Just had to add that one... kinda important piece of info...



Don't forget Peter, John, James and Jude..



posted on Aug, 4 2012 @ 12:02 AM
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Originally posted by Akragon
reply to post by sk0rpi0n
 


Paul claimed Jesus was equal to God...

Jesus said no such thing...



Thomas said to him, "My Lord and my God!" (John 20:28 NIV)


Where is the accompanying text that has Christ saying "I am not God! Stop your blasphemy, Thomas!"?

Christ's life testifies to his divinity, he does't need to spell it out for you, does he?



posted on Aug, 4 2012 @ 12:02 AM
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Originally posted by NOTurTypical

Originally posted by Akragon
reply to post by sk0rpi0n
 


Paul claimed Jesus was equal to God...

Jesus said no such thing...

Just had to add that one... kinda important piece of info...



Don't forget Peter, John, James and Jude..


None of which matter either way.... He did not ever claim equality to God...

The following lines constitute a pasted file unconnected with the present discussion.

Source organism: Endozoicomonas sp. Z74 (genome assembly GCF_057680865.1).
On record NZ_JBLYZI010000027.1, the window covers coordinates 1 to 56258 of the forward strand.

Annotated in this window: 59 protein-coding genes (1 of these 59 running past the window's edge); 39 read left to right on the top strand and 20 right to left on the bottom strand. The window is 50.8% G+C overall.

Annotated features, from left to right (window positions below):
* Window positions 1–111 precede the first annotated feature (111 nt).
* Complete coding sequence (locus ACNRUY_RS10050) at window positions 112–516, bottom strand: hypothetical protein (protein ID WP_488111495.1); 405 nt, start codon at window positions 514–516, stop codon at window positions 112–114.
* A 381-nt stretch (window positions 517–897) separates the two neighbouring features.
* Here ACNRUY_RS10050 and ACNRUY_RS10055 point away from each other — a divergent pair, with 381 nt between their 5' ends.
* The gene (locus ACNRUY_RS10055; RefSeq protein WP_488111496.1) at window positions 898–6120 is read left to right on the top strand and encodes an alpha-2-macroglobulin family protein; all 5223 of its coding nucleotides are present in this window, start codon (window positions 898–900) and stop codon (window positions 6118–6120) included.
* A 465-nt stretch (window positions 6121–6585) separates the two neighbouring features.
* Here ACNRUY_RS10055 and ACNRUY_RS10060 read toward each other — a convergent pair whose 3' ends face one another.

Even within the gospels that line is used in Narration... Jesus never said it, same as he didn't claim to be God...




posted on Aug, 4 2012 @ 12:04 AM
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Originally posted by adjensen

Originally posted by Akragon
reply to post by sk0rpi0n
 


Paul claimed Jesus was equal to God...

Jesus said no such thing...



Thomas said to him, "My Lord and my God!" (John 20:28 NIV)


Where is the accompanying text that has Christ saying "I am not God! Stop your blasphemy, Thomas!"?

Christ's life testifies to his divinity, he does't need to spell it out for you, does he?


Whos denying his divinity... he was as he claimed to be, which was "the son of God"...

He said that specifically... on the other hand the words I am God, or anything even close never came from his mouth...